Monday, September 7, 2009

Social Networking Targets Target (and more!)

Are my headlines witty or what, people?

Anyway, at least one of my professors forced us to apply the usefulness of social networking in the business world. Sure Twitter is growing in size and popularity, but how can we, as practitioners, use that to our client's benefit? Personally, I think a sweet MySpace background and Twittering about when my client brushes his/her teeth and eats a tuna sandwich will do the trick. You could try this too.


So the chatter is:

Target consumers are much more likely to speak about their shopping experience, according to online buzz monitor Crimson Hexagon, while chatter about Walmart often veered into discussion of the social implications of the retailing giant when it comes to labor practices and local retailers. It examined online chatter on blogs, Twitter, social networks and message boards for a one-month period beginning in mid-July.

Crimson Hexagon performed the analysis on following word that Target plans to up its marketing budget in order to convince consumers it is not just about stylishness, but also value.

This is a creepy fantastic example of how companies read what's on your Twitter/Facebook/MySpace and actually use and respond to it. If I was John Q. Target I'd say, "Rad job topping Wal-Mart in chatter, people. Let's step it up a notch, mmkay? Let's show them we're stylish and affordable. Good hustle!"

Really, though, this is not the job of advertising or marketing, this is straight up PR and a clear example of why it's so beneficial to a company. What if the chatter* was focused on something completely different? Why launch a marketing campaign based on low prices (although usually not a bad idea) when 75% of people are buzzing* about something else? It's potentially wasted effort, time, and money to campaign on a good idea if there's research available that funnels feedback from consumers to the company.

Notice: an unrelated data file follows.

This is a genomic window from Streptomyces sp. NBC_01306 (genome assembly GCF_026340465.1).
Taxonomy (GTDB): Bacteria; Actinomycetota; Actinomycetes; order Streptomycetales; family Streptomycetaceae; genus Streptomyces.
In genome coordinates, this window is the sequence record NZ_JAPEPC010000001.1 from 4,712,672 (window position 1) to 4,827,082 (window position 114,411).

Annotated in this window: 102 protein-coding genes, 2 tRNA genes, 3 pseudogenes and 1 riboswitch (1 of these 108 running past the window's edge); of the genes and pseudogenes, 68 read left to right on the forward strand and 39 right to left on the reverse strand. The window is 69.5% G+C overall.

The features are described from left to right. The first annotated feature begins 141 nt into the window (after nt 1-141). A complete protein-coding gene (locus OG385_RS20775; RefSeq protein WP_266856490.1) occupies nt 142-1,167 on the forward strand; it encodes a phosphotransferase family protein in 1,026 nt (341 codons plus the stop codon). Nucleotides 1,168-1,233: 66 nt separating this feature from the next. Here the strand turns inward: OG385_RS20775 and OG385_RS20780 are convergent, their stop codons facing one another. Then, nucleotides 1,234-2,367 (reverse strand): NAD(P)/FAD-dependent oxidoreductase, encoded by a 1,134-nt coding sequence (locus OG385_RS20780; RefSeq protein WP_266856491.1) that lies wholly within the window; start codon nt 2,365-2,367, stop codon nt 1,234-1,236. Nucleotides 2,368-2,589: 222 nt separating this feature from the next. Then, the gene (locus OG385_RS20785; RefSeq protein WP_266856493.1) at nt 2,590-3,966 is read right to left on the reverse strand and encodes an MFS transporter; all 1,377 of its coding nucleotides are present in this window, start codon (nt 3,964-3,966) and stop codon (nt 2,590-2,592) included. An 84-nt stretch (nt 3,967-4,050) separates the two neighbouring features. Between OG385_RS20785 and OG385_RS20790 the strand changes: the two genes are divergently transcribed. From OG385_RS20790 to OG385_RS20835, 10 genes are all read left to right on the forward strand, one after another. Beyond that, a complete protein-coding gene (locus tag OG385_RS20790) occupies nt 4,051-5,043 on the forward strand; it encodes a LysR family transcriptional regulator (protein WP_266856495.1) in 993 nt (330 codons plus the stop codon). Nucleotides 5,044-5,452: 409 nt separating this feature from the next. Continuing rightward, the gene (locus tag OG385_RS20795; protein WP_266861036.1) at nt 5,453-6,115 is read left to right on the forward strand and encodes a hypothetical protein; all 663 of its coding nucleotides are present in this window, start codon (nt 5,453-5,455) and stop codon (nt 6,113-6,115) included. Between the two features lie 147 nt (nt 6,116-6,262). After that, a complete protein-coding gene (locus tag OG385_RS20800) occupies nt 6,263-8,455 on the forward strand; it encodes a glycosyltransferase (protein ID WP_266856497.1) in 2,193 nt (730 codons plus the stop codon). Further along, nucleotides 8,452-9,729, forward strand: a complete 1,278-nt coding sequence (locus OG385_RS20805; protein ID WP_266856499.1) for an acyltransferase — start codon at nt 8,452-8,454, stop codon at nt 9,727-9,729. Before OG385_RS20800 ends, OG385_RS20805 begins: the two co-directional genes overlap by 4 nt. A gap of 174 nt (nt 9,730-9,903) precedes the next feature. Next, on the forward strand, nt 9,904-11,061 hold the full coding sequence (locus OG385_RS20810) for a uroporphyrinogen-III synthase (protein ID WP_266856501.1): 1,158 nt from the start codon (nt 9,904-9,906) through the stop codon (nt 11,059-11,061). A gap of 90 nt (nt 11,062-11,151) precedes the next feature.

Puglic Relations?**

Moreover, emphasizing the social networking utility, Crimson Hexagon (as far as the article states) did not search Target's site for customer feedback, but sought out social networks like Twitter and blogs. This is how and why social media is important in a business setting. In the social network sphere, users write what they want and set their own parameters. While unreliability looms about, it's almost like a mega focus group providing answers to questions you never even thought to ask. With the added bonus of being able to search for key terms, the networking sites make it all too easy to figure out who's twittering or blogging about what, where, and when.

Here's a down side (yes, Virginia, there is a down side). In the social network sphere, users write what they want and set their own parameters. Get it? I wrote it before as a positive and now it's a negative. Ah, I slay me. This means people can regurgitate what they've already heard/read or write something to be facetious/silly/cool/(insert other adjective here). It's a one-sided arrangement that withholds the user's tone and fails to reveal if the chatter is based on genuine or fleeting feelings.

Clearly all decisions do not hinge on the result of social network findings. However, I see the increasing benefits for companies using them. I'm personally pro-social networking (for both social and business uses), but I think we need to take results with a grain of salt. While deemed "social" networking, the medium is anything but. At best, at least now, I see it as a rough guide or a step in the right direction, but companies can't discount the value of actual human interaction for results.

Humans and computers unite!

* I hate these jargony words and think they should never be used. Still, until they are, I'll use them. Grudgingly.
** Gratuitous pug picture. Deal with it.

Monday, August 31, 2009

Social Networking Darwinism?

While the debate rages on over which is better, Facebook or MySpace, does anyone care? Personally, I use MySpace because it lets me pimp out my profile with glitter letters and receive weekly messages from complete spammers strangers telling me how sexy I am and how much they want to be my friend!!!11!! And also, at one less character than Facebook, I can type it in faster.